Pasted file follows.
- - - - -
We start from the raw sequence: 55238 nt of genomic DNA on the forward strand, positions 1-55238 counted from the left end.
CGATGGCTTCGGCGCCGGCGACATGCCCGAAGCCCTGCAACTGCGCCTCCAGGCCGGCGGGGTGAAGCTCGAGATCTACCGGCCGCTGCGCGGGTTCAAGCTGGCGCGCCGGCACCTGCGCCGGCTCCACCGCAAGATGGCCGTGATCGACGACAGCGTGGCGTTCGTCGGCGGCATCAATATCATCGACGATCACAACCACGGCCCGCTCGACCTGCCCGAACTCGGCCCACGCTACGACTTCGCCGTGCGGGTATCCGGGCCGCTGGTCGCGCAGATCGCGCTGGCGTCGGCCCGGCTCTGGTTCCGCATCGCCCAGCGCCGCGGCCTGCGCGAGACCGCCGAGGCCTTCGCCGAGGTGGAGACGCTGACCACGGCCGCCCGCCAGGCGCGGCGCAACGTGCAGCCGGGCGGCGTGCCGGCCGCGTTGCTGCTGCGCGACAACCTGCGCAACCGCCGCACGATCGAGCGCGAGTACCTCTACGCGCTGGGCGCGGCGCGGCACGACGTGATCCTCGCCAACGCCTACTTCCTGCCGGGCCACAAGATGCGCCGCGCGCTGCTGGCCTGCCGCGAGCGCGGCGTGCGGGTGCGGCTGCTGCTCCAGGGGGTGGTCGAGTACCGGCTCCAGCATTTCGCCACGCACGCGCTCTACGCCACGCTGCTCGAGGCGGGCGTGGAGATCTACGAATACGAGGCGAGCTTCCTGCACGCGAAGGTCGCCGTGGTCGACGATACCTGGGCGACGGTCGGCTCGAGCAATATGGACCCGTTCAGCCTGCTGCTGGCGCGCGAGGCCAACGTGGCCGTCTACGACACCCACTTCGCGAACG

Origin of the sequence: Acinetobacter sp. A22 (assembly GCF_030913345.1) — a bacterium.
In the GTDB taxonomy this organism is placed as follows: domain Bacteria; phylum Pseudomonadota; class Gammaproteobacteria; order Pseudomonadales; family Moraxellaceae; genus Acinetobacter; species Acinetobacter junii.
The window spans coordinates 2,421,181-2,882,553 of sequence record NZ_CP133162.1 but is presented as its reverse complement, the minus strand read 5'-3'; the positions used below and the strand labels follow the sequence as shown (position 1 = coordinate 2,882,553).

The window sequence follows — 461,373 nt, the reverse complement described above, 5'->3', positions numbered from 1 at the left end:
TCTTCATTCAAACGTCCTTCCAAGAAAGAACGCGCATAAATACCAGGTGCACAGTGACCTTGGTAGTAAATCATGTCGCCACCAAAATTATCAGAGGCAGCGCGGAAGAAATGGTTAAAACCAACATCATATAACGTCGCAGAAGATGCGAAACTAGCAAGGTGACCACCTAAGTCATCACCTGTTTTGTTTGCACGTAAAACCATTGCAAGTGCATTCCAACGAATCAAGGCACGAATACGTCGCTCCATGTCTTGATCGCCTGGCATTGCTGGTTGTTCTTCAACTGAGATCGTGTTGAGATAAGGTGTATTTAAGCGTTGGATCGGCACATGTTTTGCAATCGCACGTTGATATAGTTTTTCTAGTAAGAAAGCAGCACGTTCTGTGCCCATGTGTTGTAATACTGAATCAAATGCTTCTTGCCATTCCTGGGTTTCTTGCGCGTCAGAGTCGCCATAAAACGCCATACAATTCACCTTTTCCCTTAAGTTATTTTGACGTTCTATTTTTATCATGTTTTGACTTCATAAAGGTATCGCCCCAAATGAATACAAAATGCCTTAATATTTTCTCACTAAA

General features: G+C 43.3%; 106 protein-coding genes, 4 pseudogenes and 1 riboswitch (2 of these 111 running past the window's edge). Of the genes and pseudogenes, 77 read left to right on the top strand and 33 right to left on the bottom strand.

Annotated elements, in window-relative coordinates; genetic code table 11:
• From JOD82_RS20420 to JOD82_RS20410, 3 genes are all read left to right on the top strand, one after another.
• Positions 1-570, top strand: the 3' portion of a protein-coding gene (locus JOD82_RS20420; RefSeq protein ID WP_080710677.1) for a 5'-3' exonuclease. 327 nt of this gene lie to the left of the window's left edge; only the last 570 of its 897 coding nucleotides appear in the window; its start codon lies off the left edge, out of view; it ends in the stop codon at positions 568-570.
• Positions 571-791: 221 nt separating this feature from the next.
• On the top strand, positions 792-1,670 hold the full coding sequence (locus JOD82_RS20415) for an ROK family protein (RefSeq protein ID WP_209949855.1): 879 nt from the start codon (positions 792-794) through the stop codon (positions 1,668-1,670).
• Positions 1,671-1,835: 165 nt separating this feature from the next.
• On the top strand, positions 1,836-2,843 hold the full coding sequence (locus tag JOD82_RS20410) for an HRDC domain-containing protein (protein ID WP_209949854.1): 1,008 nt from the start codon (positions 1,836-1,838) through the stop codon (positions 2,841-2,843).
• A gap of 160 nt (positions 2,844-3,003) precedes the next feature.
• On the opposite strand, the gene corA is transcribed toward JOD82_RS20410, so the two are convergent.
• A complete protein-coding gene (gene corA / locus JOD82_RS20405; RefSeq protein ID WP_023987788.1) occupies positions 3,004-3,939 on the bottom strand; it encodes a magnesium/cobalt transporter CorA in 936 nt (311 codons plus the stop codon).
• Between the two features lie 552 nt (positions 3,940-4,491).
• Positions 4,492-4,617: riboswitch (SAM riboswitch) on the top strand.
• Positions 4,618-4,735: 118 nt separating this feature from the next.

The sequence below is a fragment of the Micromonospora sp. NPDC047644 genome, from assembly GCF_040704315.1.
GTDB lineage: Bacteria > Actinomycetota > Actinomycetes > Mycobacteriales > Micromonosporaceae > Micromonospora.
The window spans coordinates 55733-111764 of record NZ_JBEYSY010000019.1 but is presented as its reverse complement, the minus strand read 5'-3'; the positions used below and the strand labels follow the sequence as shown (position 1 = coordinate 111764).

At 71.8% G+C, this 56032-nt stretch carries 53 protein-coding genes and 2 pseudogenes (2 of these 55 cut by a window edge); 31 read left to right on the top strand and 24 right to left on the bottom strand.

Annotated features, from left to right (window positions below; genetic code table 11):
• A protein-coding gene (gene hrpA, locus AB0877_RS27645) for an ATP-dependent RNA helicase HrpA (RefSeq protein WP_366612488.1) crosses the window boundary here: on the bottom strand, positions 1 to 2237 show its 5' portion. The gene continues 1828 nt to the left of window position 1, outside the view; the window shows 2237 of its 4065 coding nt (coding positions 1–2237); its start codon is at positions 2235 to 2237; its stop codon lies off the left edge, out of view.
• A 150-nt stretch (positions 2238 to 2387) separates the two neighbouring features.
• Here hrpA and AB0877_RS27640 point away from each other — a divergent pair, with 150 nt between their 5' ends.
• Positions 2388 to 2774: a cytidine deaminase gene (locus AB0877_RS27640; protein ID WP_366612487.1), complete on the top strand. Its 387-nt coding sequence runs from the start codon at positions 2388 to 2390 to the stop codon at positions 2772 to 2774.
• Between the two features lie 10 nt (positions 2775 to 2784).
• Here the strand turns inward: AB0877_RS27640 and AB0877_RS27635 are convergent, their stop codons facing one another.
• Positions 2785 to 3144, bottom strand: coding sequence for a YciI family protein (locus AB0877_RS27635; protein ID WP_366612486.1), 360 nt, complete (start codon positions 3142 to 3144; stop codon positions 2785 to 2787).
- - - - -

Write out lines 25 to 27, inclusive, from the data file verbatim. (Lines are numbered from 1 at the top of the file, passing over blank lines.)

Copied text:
At 71.8% G+C, this 56032-nt stretch carries 53 protein-coding genes and 2 pseudogenes (2 of these 55 cut by a window edge); 31 read left to right on the top strand and 24 right to left on the bottom strand.

Annotated features, from left to right (window positions below; genetic code table 11):
• A protein-coding gene (gene hrpA, locus AB0877_RS27645) for an ATP-dependent RNA helicase HrpA (RefSeq protein WP_366612488.1) crosses the window boundary here: on the bottom strand, positions 1 to 2237 show its 5' portion. The gene continues 1828 nt to the left of window position 1, outside the view; the window shows 2237 of its 4065 coding nt (coding positions 1–2237); its start codon is at positions 2235 to 2237; its stop codon lies off the left edge, out of view.